Since The New York Times first revealed sexual harassment allegations against Harvey Weinstein, the support for the women who have come forward has been phenomenal. Meryl Streep, Lena Dunham, Judi Dench, and Brie Larson are just a few names that have passionately condemned the actions of the film producer.
The Guardian have claimed that the Weinstein allegations have given women worldwide a voice against sexual violence and harassment, demonstrated specifically with the campaign #MeToo: this hashtag, urging people to share their experiences, was used half a million times in 24 hours.
Despite huge levels of support from women in the film industry, the reaction has been undeniably female dominated. Many women, such as model Zoe Brock, screenwriter Migdia Chinea, and actor Brooklyn Decker, have voiced the question many are thinking: where are the men? Some have suggested the silence is an illustration of the discomfort felt by these male actors as they attempt to comprehend the painful humiliation and victimisation of their friends and colleagues. Others, however, have referred to the allegations as Hollywood’s ‘worst kept secret’, attributing the silence to a reflection of the sheer number of men who were aware of the misconduct and are, even now, too afraid to come forward.
Several men have confessed to this accusation. Quentin Tarantino has admitted that he knew about Weinstein, stating in an interview: “I knew enough to do more than I did. There was more to it than just the normal rumours, the normal gossip.” In a lengthy and shocking disclosure on Facebook, screenwriter Scott Rosenberg claimed that everyone who worked at Miramax was “aware of a certain pattern of overly-aggressive behaviour,” not specifically about sexual assault, but about “the man’s hunger; his fervour; his appetite.” He points to ‘‘You, the big producers; you, the big directors; you, the big agents; you, the big financiers,” accusing them of feigned ignorance. Both Tarantino and Rosenberg have issued sincere apologies for their lack of inaction, and fierce support for the women coming forward.
The question then arises: if these two men can come forward to apologise, accept their implicit involvement in the scandal, and claim that many others were aware, then why is there still silence in the aftermath of the allegations?
Colin Firth has commended the women accusing Weinstein, and calls him “a powerful and frightening man to stand up to.” This suggests that it is the fear of Weinstein’s influence that prevented people in the past from coming forward, and is still impacting people now. Rosenberg suggests that Weinstein’s control over the media was a potential reason for the lack of reports, claiming that “Harvey owned the press.” The most shocking suggestion that Rosenberg puts forward was the ‘pathetic’ but apparently implicit sentiment that “everybody was just having too good a time.”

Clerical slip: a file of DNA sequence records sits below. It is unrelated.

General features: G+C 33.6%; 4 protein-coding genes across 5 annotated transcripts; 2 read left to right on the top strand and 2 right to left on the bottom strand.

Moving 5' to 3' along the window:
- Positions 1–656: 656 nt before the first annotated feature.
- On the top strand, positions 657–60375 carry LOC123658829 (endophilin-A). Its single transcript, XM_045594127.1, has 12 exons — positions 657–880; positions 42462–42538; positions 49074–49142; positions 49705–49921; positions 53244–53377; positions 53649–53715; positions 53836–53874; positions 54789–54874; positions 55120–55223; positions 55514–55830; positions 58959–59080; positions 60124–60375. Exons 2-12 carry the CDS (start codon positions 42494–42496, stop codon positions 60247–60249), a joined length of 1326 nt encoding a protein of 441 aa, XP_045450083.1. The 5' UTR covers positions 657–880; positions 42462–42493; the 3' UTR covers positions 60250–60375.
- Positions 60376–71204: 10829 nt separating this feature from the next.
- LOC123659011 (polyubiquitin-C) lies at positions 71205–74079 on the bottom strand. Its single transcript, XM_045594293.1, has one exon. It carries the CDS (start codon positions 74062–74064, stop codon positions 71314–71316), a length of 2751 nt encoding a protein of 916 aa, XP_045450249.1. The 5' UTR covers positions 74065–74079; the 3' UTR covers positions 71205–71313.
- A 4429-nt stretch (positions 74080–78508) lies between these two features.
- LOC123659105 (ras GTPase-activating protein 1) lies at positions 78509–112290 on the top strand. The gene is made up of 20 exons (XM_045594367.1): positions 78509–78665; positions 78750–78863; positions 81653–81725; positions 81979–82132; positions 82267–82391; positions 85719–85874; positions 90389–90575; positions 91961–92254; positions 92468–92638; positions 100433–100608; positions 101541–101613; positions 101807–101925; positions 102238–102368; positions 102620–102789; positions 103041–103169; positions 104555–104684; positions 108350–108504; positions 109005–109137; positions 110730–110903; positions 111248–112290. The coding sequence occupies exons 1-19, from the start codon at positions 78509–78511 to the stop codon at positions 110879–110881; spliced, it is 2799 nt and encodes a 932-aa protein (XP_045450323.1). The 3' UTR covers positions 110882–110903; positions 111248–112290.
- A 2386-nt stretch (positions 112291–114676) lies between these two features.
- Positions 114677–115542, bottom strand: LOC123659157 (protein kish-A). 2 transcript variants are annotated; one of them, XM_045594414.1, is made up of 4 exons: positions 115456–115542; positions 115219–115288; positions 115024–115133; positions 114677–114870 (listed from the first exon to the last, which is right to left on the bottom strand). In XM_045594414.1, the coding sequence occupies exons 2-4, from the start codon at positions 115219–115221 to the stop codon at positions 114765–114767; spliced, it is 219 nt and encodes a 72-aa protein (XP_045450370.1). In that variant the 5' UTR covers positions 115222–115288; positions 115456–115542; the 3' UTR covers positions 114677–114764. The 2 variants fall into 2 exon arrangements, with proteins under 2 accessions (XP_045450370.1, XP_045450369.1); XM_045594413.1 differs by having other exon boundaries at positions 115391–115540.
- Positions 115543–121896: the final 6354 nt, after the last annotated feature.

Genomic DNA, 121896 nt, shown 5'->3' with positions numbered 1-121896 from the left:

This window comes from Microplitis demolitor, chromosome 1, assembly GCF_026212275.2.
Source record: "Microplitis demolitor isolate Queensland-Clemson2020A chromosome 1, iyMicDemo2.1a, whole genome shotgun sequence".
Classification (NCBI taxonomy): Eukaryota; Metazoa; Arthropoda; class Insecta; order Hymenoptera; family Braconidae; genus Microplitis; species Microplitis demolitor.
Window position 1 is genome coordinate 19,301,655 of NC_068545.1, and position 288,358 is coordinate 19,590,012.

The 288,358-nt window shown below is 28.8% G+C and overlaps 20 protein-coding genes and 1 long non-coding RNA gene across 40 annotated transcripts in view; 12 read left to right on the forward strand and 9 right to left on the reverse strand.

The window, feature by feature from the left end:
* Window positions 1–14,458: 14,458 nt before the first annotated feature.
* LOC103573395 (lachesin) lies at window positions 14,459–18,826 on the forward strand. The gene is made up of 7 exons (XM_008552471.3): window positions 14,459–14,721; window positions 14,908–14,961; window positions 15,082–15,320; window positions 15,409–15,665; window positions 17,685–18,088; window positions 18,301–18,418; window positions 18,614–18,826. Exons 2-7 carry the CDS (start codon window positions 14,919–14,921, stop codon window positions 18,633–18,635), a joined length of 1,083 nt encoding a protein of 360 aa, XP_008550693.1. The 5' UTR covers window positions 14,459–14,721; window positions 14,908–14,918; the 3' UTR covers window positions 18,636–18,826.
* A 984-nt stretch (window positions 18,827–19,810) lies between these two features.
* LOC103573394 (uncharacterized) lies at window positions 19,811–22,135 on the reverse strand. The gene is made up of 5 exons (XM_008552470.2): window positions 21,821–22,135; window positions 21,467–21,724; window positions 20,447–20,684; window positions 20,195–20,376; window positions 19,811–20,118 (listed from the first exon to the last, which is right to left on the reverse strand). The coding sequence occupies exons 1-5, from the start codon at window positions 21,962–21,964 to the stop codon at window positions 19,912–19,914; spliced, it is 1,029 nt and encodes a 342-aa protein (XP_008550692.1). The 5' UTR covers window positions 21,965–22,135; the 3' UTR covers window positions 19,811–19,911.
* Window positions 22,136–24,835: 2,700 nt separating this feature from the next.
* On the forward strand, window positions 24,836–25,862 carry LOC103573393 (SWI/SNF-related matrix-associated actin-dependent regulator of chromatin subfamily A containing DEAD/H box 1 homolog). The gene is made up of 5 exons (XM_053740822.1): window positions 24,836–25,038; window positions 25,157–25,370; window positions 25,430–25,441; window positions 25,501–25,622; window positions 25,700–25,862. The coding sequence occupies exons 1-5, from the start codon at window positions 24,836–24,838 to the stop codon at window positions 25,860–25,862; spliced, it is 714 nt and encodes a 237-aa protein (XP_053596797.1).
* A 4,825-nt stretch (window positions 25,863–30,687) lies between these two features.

Other fingers point towards the film industry in general. Film producer, Emily Best, also claimed that Weinstein’s misconduct was an “open secret,” accusing the film industry of “providing shelter for his bad behaviour” through silence. In a survey commissioned by the BBC after the publication of the Weinstein allegations, results show that half of British women and a fifth of men have been sexually harassed in the workplace in general. Out of these, 63 per cent of women and 79 per cent of men did not report the harassment or tell anyone. Even more shocking than these statistics are the attempts by companies to repress reports or issues relating to sexual harassment in the workplace.
Zelda Perkins, a British former assistant to the film producer, has told The Financial Times about a non-disclosure agreement made in 1998 after she accused Weinstein of harassing her, in which she was paid £125,000 to keep quiet. In an open letter, a group of Harvey Weinstein’s employees have asked to be released from their non-disclosure agreements in order to speak out about what they have seen. Clearly, many officials throughout the film industry were aware of Weinstein’s gross misconduct, and it is highly likely that similar incidents are being reported, and ignored, in workplaces all over the world.
This speculation proves that the question we should be asking is not ‘where are the men?’, but instead: ‘what is the reason for silence?’ Is the fear of a ‘powerful man’ enough to prevent people reporting sexual harassment cases? Is it an assumption that these powerful men own the press? Is it, as Rosenberg suggests, that people simply follow the crowd, a toxic social compliance hindering our ability to speak up? Or are industries and non-disclosure agreements truly at fault? We can only hope that women and men take courage from this case, not only to come forward about their own experiences, but also to fulfil the crucial responsibility of emotionally and vocally supporting others.
Image: Nick Stepowyj